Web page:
|Guyana Table of Contents
The structure of Guyana's export-oriented economy in the 1980s was much the same as it had been since colonial times. Sugar, bauxite, and rice were the most important products. In fiscal year (FY) 1989, agriculture accounted for 30 percent of Guyana's official GDP, mining for 10 percent, manufacturing and construction for 15 percent, services for 22 percent, government for 18 percent, and other activities for about 5 percent. The existence of a large unofficial parallel market in Guyana made it difficult to obtain reliable data on overall economic activity. But according to some estimates, as much as one-half of Guyana's actual economic activity occurred in the parallel market.
The most important agricultural concern was the sugar industry, operated by the state-owned Guyana Sugar Corporation (Guysuco). Sugar production declined significantly during the 1980s. The magnitude of the decline became apparent in 1988, when Guyana imported sugar for the first time in the twentieth century. The second most important agricultural product was rice. In contrast to sugar, rice was produced mostly on privately owned farms, and most rice was consumed domestically. Rice production fluctuated widely during the 1980s. Droughts, floods, and plant disease often interfered with crops, especially in 1988, when Guyana imported rice as well as sugar. Guyana also produced livestock for domestic consumption and exported fishery products. Forest resources remained largely unexploited.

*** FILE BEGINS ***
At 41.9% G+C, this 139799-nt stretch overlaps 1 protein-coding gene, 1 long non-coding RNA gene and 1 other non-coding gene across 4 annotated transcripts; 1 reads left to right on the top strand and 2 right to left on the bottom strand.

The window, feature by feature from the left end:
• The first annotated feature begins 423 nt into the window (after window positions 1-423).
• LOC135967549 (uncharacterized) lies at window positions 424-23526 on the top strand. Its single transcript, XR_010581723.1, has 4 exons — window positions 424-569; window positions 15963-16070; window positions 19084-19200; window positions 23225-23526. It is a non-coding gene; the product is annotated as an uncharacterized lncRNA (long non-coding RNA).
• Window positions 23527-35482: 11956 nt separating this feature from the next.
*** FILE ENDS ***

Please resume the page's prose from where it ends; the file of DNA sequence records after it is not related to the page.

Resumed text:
Bauxite production was the most important part of the mining sector. The major bauxite mines, operated by the Guyana Mining Enterprise Limited (Guymine), were in the Linden area and on the Berbice River at Kwakwani. Bauxite production declined to 1.3 million tons in 1988 compared with the 1966 level of 3 million tons. Guyana also mined gold and diamonds, but the exact value of all of these goods was not known because smugglers commonly absconded with these valuable minerals.
Processing of sugar, bauxite, rice, and other primary products accounted for three-quarters of Guyana's manufacturing activity. Guyanese industry produced some consumer goods, but the country lacked heavy manufacturers. The service component of GDP included transport, communications, financial activities, trade, and distribution. Official statistics did not include many services, which the parallel market provided.
Source: U.S. Library of Congress